The Symbols of the Whirling Dervishes of the Mevlevi Order*
The divine may be experienced through a variety of means. In various global spiritual traditions, these include prayer, meditation on sacred texts, participation in religious ceremonies and going on pilgrimages. There are other means of achieving a religious experience that are perhaps not so common in the Western world. One of these is through the medium of dance, the most famous of which may be the incredible whirling dance practiced by the Sufi dervishes of the Mevlevi Order.
The Mevlevi Order was founded by the followers of Jalal ad-Din Muhammad Balkhi-Rumi (popularly referred to as Rumi) in 1273. Rumi was a 13th century Islamic spiritual leader who was born in 1207 in Balkh in present day Afghanistan. With the onset of the Mongol invasion of Central Asia between 1215 and 1220, Rumi’s family journeyed westwards, eventually settling down in Konya, Anatolia, in present day Turkey.
One of Rumi’s most fruitful friendships was with Shams-e Tabrizi, whom he met at the age of 37. Among other things, Shams had introduced Rumi to music, poetry and dance as a mystical way of connecting with the divine. It is these artistic expressions that are the characteristic features of the whirling dervishes of the Mevlevi Order, which was founded after Rumi’s death by his son, Sultan Veled, his disciple Çelebi Hüsamettin, and his grandson Ulu Arif Çelebi.
The Mevlevi Sema ceremony is arguably the Order’s most distinct practice, and is said to have been created by Rumi himself. Its form, however, was only finalized sometime in the 15th century by one of Rumi’s great-grandsons, Pir Adil Çelebi. The Mevlevi Order became a respected school of Sufism (the esoteric dimension of Islam). Moreover, a blood relation was formed between the Order and the Ottoman imperial dynasty when one of Rumi’s descendants, Devlet Hatun, married Sultan Bayezid I.
Although the Mevlevi Order was occasionally criticized for holding heretical ideas, it was still highly regarded by both the Ottoman sultans and the common people.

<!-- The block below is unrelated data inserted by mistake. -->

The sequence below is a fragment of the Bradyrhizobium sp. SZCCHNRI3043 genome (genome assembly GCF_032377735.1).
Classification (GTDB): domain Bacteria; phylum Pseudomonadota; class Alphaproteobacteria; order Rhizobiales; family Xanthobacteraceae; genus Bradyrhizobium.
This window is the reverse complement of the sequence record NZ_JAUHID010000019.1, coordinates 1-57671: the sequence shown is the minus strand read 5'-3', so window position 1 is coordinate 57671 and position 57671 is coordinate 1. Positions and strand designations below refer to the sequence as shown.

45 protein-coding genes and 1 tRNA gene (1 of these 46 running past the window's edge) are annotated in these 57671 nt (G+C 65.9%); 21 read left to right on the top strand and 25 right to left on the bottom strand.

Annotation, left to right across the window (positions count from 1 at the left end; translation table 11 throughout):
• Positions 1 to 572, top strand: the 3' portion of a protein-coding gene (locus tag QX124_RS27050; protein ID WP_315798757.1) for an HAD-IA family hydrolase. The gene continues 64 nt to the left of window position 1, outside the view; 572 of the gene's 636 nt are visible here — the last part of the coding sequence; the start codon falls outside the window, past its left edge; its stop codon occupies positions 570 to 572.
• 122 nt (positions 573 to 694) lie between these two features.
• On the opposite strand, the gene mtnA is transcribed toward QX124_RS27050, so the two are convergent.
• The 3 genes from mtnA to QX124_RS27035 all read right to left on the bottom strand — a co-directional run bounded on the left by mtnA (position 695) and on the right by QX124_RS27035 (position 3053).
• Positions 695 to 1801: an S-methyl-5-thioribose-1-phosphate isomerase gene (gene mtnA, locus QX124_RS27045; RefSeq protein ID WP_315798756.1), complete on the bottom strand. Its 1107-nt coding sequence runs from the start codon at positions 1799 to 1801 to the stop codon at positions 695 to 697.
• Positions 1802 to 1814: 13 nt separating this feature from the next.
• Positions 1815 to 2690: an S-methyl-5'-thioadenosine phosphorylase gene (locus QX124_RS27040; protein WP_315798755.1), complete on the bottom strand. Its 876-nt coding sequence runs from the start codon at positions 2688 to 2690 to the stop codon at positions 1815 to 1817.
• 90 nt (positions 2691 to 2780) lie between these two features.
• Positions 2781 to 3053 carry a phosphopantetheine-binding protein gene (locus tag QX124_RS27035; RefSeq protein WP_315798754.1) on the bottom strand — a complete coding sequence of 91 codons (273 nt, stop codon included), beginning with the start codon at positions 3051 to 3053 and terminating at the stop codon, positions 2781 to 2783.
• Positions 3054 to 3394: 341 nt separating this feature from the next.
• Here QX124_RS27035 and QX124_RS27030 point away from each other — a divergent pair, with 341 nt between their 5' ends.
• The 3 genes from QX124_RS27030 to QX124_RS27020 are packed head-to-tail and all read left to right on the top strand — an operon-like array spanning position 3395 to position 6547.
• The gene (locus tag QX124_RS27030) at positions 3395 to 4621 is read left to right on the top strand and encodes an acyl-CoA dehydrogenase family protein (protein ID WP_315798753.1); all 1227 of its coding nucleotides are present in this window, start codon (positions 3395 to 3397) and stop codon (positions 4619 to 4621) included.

Whirling dervishes in Galata Mawlawi House (Ottoman Empire), 1870.
In 1925, the Mevlevi Order was outlawed in the newly formed Republic of Turkey as part of its plans for the secularization of the country. In the 1950s, the ban was eased, and the Sema was allowed to be performed in public in order to attract tourists to Turkey. In the 1990s, the ban was further eased, and the Sema was inscribed in UNESCO’s List of the Intangible Cultural Heritage of Humanity in 2008.
Despite now largely being a cultural performance for tourists, the Sema is imbued with religious meaning, and a greater appreciation for the dance may be achieved by exploring these symbolisms. For instance, the semazen’s (a person performing the Sema) camel hair hat represents the tombstone of the ego, while the white skirt symbolizes the ego’s shroud. When the semazen removes his black cloak, it is meant to signify his spiritual rebirth into the truth. Additionally, when the semazen crosses his arms over his chest, he represents the number one and testifies to God’s unity.
The dance begins with the singing of the Nat-i Serif, a eulogy to the Prophet Muhammad and all the Prophets before him. This is followed by a drumbeat symbolizing God’s command ‘Be’ for the creation of the universe. After this is the Taksim, an improvisation on the reed flute meant to express the life-giving breath of God.
The Taksim is followed by the Derv-i Veled (‘Sultan Veled procession), in which the semazen make a circular, anti-clockwise procession thrice around the turning space. The semazen greet each other thrice, representing the three stages of knowledge: knowledge gained from others or through study, knowledge gained through one’s observations and knowledge gained through direct experience.
After the procession, the semazen begins the Sema, which consists of four selams or musical movements. Each selam has its own distinct rhythm, and explores different religious themes. The semazen opens both arms to the sides and revolves from right to left, expressing his embrace of the entire universe. With an open palm, the semazen’s right had is then extended upwards, thus indicating his reception of God’s beneficence. As for the left hand, it is extended downwards to indicate the distribution of these divine gifts to all mankind.
Contrary to popular belief, the semazen do not aim at losing consciousness or falling into a state of ecstasy. Rather, the Sema is meant to help the semazen to completely submit himself to God, and unite with him. When the four selams are completed, a verse from the Qur’an is recited, followed by a prayer for the repose of the souls of all the Prophets and all believers. The semazen then retire silently to their rooms for further meditation.
This divine dance is well recognized the world over as a renowned symbol, an amazing performance, and unique spiritual tradition.